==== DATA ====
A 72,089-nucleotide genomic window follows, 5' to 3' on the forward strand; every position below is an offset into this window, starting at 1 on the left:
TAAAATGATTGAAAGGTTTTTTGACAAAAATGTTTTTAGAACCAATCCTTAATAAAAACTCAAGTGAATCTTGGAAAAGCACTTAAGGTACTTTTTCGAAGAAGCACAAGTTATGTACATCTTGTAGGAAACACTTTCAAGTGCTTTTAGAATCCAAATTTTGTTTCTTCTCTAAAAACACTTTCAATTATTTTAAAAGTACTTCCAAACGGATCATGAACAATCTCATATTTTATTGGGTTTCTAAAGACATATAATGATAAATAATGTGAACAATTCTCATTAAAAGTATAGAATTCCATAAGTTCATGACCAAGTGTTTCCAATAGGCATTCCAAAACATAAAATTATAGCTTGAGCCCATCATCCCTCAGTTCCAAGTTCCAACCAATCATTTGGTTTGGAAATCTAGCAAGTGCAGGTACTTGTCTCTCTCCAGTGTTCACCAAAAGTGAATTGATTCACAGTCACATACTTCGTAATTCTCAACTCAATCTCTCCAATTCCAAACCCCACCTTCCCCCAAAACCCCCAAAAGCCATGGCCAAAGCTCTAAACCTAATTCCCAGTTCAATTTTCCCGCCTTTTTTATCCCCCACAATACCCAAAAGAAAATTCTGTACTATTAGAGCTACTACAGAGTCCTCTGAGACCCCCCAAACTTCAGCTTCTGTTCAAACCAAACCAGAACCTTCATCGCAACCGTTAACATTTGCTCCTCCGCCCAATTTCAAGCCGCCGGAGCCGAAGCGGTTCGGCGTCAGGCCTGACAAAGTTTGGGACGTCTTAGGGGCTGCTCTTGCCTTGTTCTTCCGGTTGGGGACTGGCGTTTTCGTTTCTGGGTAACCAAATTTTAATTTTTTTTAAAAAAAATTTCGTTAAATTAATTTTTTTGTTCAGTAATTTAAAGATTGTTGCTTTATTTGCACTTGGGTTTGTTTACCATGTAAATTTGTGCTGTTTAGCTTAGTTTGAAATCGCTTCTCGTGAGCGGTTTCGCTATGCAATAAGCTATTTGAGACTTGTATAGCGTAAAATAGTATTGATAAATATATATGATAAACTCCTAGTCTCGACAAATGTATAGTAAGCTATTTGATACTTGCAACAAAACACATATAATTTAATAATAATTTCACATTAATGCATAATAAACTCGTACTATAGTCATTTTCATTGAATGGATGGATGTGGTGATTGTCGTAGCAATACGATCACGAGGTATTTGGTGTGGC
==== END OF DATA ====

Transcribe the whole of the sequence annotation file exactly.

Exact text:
A 72,089-nucleotide genomic window follows, 5' to 3' on the forward strand; every position below is an offset into this window, starting at 1 on the left:
TAAAATGATTGAAAGGTTTTTTGACAAAAATGTTTTTAGAACCAATCCTTAATAAAAACTCAAGTGAATCTTGGAAAAGCACTTAAGGTACTTTTTCGAAGAAGCACAAGTTATGTACATCTTGTAGGAAACACTTTCAAGTGCTTTTAGAATCCAAATTTTGTTTCTTCTCTAAAAACACTTTCAATTATTTTAAAAGTACTTCCAAACGGATCATGAACAATCTCATATTTTATTGGGTTTCTAAAGACATATAATGATAAATAATGTGAACAATTCTCATTAAAAGTATAGAATTCCATAAGTTCATGACCAAGTGTTTCCAATAGGCATTCCAAAACATAAAATTATAGCTTGAGCCCATCATCCCTCAGTTCCAAGTTCCAACCAATCATTTGGTTTGGAAATCTAGCAAGTGCAGGTACTTGTCTCTCTCCAGTGTTCACCAAAAGTGAATTGATTCACAGTCACATACTTCGTAATTCTCAACTCAATCTCTCCAATTCCAAACCCCACCTTCCCCCAAAACCCCCAAAAGCCATGGCCAAAGCTCTAAACCTAATTCCCAGTTCAATTTTCCCGCCTTTTTTATCCCCCACAATACCCAAAAGAAAATTCTGTACTATTAGAGCTACTACAGAGTCCTCTGAGACCCCCCAAACTTCAGCTTCTGTTCAAACCAAACCAGAACCTTCATCGCAACCGTTAACATTTGCTCCTCCGCCCAATTTCAAGCCGCCGGAGCCGAAGCGGTTCGGCGTCAGGCCTGACAAAGTTTGGGACGTCTTAGGGGCTGCTCTTGCCTTGTTCTTCCGGTTGGGGACTGGCGTTTTCGTTTCTGGGTAACCAAATTTTAATTTTTTTTAAAAAAAATTTCGTTAAATTAATTTTTTTGTTCAGTAATTTAAAGATTGTTGCTTTATTTGCACTTGGGTTTGTTTACCATGTAAATTTGTGCTGTTTAGCTTAGTTTGAAATCGCTTCTCGTGAGCGGTTTCGCTATGCAATAAGCTATTTGAGACTTGTATAGCGTAAAATAGTATTGATAAATATATATGATAAACTCCTAGTCTCGACAAATGTATAGTAAGCTATTTGATACTTGCAACAAAACACATATAATTTAATAATAATTTCACATTAATGCATAATAAACTCGTACTATAGTCATTTTCATTGAATGGATGGATGTGGTGATTGTCGTAGCAATACGATCACGAGGTATTTGGTGTGGC